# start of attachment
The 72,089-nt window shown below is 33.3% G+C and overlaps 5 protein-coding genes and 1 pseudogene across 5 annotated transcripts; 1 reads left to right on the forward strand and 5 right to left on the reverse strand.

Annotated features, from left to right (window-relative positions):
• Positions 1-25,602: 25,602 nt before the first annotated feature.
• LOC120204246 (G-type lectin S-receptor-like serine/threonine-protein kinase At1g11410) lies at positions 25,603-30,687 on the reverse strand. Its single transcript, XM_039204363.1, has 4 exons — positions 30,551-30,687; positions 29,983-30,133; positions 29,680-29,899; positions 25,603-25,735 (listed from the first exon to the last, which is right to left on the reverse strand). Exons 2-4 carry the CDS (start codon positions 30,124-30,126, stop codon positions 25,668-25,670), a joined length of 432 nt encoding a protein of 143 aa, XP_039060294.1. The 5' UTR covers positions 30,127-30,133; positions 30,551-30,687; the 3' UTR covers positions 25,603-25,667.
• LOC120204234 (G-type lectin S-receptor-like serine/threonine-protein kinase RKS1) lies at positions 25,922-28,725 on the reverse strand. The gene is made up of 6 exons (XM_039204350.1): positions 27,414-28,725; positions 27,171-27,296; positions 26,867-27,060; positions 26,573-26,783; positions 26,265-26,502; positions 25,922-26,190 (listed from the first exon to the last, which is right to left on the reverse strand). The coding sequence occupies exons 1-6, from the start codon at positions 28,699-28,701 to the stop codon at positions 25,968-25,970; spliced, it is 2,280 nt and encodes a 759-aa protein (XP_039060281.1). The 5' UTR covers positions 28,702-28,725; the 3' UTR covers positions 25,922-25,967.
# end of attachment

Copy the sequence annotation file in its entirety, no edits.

The 72,089-nt window shown below is 33.3% G+C and overlaps 5 protein-coding genes and 1 pseudogene across 5 annotated transcripts; 1 reads left to right on the forward strand and 5 right to left on the reverse strand.

Annotated features, from left to right (window-relative positions):
• Positions 1-25,602: 25,602 nt before the first annotated feature.
• LOC120204246 (G-type lectin S-receptor-like serine/threonine-protein kinase At1g11410) lies at positions 25,603-30,687 on the reverse strand. Its single transcript, XM_039204363.1, has 4 exons — positions 30,551-30,687; positions 29,983-30,133; positions 29,680-29,899; positions 25,603-25,735 (listed from the first exon to the last, which is right to left on the reverse strand). Exons 2-4 carry the CDS (start codon positions 30,124-30,126, stop codon positions 25,668-25,670), a joined length of 432 nt encoding a protein of 143 aa, XP_039060294.1. The 5' UTR covers positions 30,127-30,133; positions 30,551-30,687; the 3' UTR covers positions 25,603-25,667.
• LOC120204234 (G-type lectin S-receptor-like serine/threonine-protein kinase RKS1) lies at positions 25,922-28,725 on the reverse strand. The gene is made up of 6 exons (XM_039204350.1): positions 27,414-28,725; positions 27,171-27,296; positions 26,867-27,060; positions 26,573-26,783; positions 26,265-26,502; positions 25,922-26,190 (listed from the first exon to the last, which is right to left on the reverse strand). The coding sequence occupies exons 1-6, from the start codon at positions 28,699-28,701 to the stop codon at positions 25,968-25,970; spliced, it is 2,280 nt and encodes a 759-aa protein (XP_039060281.1). The 5' UTR covers positions 28,702-28,725; the 3' UTR covers positions 25,922-25,967.